Class of 1976
Hall of Honor 2004
John Sorensen was born and raised in a Grand Island, Nebraska family that encouraged two vital qualities: curiosity and cooperation. When he was small, the family traveled together to California, Canada, and Washington, D.C. -- and John saw that the world was more than just his small hometown.
John wrote his first story when he was 4 years old ("Foxy Did It!"). When he was 12, he was given his first guitar (electric), and when he was 14, he worked on his first political campaign (McGovern). After another dozen difficult years of school and local jobs (mostly in movie theaters), John left Grand Island at the age of 26 and went to study film-making at the California Institute of the Arts with the director Alexander Mackendrick. While with Mackendrick, John first published works of fiction and essay.
Next, John moved to New York City, where he served an apprenticeship with the writer Jay Presson Allen. While working for Ms. Allen, he acted in a TV series for ABC and, in 1987, organized a production company (the Jumble Shop Theater) -- writing and directing a series of radio plays for New York University, and producing plays for the New York Coalition for the Homeless and the New York Public Library.
Ms. Allen kept John on as her assistant director on the Tony-winning play, TRU, and on another Broadway show, THE BIG LOVE. In this period, he published the book OUR SHOW HOUSES (a history of movie theaters in Grand Island), and made the film MIDSUMMER, while continuing to direct stage works by Shakespeare, Chekhov, and others for the Jumble Shop.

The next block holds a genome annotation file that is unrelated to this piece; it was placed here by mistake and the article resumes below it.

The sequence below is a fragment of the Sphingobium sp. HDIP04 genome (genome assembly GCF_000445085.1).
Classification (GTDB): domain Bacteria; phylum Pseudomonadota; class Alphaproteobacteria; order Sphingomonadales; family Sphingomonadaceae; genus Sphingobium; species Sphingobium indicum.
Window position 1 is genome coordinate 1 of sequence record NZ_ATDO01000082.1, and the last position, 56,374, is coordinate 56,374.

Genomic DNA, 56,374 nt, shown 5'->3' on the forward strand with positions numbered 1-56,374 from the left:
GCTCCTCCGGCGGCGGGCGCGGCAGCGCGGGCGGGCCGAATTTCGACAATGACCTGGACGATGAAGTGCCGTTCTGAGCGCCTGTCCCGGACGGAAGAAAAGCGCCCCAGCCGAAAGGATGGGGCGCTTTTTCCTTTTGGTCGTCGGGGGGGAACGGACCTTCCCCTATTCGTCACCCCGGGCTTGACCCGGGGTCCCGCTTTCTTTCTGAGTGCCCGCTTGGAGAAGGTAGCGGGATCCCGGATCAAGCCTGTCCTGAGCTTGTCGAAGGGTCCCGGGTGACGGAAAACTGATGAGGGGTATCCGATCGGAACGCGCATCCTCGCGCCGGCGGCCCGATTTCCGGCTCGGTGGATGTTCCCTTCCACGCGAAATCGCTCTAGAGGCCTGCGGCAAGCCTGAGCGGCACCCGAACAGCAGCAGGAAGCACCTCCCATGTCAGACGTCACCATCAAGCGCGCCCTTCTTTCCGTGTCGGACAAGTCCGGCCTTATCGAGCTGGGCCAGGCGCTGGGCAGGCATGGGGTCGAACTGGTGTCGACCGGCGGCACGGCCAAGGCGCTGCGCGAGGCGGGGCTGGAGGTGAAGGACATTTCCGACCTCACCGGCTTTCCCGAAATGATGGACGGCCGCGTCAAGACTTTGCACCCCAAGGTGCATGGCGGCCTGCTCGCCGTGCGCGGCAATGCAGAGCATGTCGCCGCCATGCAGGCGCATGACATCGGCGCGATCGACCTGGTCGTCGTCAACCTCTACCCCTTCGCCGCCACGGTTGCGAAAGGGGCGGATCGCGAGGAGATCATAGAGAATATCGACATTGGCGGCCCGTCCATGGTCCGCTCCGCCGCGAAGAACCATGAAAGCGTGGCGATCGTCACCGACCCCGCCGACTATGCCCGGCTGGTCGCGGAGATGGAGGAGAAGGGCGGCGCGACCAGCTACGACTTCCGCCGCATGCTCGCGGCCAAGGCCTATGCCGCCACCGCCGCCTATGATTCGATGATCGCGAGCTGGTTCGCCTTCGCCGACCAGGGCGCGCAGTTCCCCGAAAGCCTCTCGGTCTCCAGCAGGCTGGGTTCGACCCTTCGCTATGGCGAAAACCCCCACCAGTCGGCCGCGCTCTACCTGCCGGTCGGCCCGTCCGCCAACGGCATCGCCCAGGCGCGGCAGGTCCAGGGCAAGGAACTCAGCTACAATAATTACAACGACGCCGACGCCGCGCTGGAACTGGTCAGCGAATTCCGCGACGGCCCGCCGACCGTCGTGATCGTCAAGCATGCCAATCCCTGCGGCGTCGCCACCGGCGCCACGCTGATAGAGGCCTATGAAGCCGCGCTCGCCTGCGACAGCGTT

In 1992, John established the Abbott Sisters Project, in association with the Edith Abbott Memorial Library and the University of Chicago, and in 2000 he inaugurated the "Four Corners" world culture series for the New York Public Library, with tributes to the cultures of Brazil, China, Greece, and West Africa.
John continues to write, direct, and act in shows with the Jumble Shop (including programs for Chicago Public Radio, the Carnegie Museum, and the Chicago Humanities Festival) -- and to work as director for both the Abbott Sisters Project and the "Four Corners" series (the 2004 events of which celebrated the arts of Romania). John has also continued his freelance film and TV work over the years, including jobs with directors Jonathan Demme, Joseph Strick, Shirley MacLaine, and Kevin Brownlow.
At present, John is preparing a radio series concerning the composer George Enescu (for the WFMT Radio Network), a new performance piece (INVISIBLE) featuring original stories and songs, and is hoping soon to start shooting a video profile of Grace Abbott, to be called THE CHILDREN'S CHAMPION.
After all these years, John still considers himself a rather curious person, and is more interested than ever in finding new ways to cooperate.